Circular Economy in the Built Environment: Designing, Deconstructing, and Leasing Reusable Products

Fernanda Cruz Rios, David Grau

Research output: Chapter in Book/Report/Conference proceedingChapter

15 Scopus citations

Abstract

This article summarizes the efforts and opportunities associated with the implementation of a circular economy (CE) approach in the built environment. The CE model has emerged as an environmentally-responsible alternative to the prevalent linear consumption model. While the design and construction sector that literally shapes the built environment is currently responsible for the largest share of landfill waste, the CE approach proposes the disassemble and reuse of products and components from buildings and facilities in contrast with their current demolition and landfill disposal. In support of CE, design for disassembly (DfD) enables the future disassembly (or deconstruction) of the built assembly with the ultimate goal to facilitate the reuse of their components or products. Complementarily, product-service systems (PSS) model represents an innovative shift from selling products to selling services. Both concepts are investigated and discussed at large in this article as fundamental resources in support of the challenging implementation of CE in the built environment.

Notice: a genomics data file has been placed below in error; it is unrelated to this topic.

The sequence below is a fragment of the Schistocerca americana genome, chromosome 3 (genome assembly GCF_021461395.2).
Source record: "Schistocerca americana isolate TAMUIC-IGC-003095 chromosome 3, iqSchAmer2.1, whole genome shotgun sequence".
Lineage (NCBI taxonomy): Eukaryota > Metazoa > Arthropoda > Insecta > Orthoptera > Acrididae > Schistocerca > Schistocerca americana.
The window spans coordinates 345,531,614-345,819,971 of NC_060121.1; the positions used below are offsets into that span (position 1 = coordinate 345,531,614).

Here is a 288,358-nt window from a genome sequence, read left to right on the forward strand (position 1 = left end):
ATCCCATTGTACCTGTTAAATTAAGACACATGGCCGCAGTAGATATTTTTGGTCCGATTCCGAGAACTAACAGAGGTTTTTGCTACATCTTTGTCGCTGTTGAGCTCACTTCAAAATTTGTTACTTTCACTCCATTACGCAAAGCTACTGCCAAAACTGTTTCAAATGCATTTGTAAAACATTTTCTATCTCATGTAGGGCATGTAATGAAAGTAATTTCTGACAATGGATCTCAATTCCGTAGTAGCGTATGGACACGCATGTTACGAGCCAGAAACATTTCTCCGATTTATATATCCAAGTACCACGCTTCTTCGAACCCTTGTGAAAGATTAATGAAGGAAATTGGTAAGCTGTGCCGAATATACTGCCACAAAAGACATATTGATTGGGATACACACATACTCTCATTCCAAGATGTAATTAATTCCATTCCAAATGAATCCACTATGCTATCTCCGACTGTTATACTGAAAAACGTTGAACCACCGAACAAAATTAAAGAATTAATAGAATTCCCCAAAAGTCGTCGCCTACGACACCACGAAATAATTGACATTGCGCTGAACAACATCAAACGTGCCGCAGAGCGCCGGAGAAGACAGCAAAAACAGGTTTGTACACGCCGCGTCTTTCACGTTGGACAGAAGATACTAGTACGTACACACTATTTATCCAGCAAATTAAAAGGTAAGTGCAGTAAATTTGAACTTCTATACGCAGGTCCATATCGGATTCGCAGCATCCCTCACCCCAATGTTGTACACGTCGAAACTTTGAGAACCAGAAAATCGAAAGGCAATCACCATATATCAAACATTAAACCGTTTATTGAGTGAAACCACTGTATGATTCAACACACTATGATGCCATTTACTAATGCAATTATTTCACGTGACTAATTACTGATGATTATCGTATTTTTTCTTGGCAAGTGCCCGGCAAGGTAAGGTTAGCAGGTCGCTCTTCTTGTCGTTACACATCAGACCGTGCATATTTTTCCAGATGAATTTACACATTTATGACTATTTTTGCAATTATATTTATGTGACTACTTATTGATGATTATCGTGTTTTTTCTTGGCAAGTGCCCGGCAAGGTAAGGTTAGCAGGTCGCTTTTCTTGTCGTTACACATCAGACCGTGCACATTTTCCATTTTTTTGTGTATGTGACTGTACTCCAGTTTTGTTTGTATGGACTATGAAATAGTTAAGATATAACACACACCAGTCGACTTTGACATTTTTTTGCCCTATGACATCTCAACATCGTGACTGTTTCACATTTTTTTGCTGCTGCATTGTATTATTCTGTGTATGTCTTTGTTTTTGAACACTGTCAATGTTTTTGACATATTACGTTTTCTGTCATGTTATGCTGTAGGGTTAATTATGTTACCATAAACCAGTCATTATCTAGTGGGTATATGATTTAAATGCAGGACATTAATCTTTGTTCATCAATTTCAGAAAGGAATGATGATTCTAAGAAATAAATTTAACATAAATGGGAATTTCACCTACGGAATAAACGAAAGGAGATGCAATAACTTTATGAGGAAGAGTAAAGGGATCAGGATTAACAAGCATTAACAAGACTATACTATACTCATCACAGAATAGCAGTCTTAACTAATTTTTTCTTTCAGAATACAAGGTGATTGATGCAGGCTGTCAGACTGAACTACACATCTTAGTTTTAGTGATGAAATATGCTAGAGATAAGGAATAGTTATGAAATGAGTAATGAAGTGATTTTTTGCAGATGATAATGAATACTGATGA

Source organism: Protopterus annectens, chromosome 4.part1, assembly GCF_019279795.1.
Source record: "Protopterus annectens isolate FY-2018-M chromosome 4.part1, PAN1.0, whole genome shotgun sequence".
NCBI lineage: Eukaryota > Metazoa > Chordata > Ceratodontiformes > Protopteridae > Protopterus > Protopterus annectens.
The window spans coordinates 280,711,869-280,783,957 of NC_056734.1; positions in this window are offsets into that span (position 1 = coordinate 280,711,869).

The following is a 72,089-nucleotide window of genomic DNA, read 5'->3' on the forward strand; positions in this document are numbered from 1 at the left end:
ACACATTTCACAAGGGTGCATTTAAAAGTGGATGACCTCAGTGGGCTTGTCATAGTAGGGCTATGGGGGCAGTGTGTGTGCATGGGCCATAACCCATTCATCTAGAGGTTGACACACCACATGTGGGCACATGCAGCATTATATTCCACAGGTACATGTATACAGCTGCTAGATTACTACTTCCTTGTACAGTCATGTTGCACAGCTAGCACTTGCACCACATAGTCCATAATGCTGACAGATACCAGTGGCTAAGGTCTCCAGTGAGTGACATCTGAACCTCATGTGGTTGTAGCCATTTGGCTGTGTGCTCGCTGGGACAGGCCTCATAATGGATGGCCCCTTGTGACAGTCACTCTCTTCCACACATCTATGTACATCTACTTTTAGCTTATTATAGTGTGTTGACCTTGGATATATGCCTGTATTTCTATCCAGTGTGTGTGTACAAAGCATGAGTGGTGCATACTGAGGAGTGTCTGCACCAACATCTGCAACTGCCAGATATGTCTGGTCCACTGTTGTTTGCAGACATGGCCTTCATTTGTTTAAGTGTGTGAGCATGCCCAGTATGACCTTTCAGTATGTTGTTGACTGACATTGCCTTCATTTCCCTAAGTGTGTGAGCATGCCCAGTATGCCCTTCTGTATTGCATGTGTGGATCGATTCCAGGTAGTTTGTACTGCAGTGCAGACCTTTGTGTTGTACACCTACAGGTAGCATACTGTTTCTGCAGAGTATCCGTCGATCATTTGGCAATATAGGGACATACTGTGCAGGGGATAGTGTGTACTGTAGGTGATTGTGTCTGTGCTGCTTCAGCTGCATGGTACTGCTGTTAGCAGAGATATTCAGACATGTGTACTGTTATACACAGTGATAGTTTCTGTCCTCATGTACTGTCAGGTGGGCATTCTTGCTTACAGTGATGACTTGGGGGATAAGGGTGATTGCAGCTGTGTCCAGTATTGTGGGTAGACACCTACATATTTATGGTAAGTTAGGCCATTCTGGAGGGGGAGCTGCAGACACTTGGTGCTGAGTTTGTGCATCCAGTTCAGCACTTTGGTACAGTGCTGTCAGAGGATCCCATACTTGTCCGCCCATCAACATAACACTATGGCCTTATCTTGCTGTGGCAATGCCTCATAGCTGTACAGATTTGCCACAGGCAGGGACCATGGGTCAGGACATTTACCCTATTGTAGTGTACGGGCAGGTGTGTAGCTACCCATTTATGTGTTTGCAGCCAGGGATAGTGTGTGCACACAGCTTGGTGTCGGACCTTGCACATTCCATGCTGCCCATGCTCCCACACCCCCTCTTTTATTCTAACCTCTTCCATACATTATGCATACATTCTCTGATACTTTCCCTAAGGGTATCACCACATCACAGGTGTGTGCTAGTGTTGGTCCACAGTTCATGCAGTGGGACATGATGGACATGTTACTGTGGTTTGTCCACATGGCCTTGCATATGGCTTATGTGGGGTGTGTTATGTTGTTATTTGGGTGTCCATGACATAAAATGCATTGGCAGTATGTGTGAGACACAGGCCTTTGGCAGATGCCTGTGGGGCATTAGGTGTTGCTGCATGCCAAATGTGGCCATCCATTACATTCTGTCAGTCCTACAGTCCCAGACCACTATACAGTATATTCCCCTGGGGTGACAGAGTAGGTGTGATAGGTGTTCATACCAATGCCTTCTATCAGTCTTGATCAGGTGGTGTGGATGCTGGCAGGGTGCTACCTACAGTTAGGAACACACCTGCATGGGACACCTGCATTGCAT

Original languageEnglish (US)
Title of host publicationEncyclopedia of Renewable and Sustainable Materials
Subtitle of host publicationVolume 1-5
PublisherElsevier
Pages338-343
Number of pages6
Volume1-5
ISBN (Electronic)9780128131961
ISBN (Print)9780128131954
DOIs
StatePublished - Jan 1 2020
Externally publishedYes

Keywords

  • Circular economy
  • Deconstruction
  • Design
  • Design for deconstruction
  • Design for disassembly
  • Disassembly
  • Linear economy
  • Product service system
  • Recycling
  • Solid waste
  • Sustainability

ASJC Scopus subject areas

  • General Arts and Humanities

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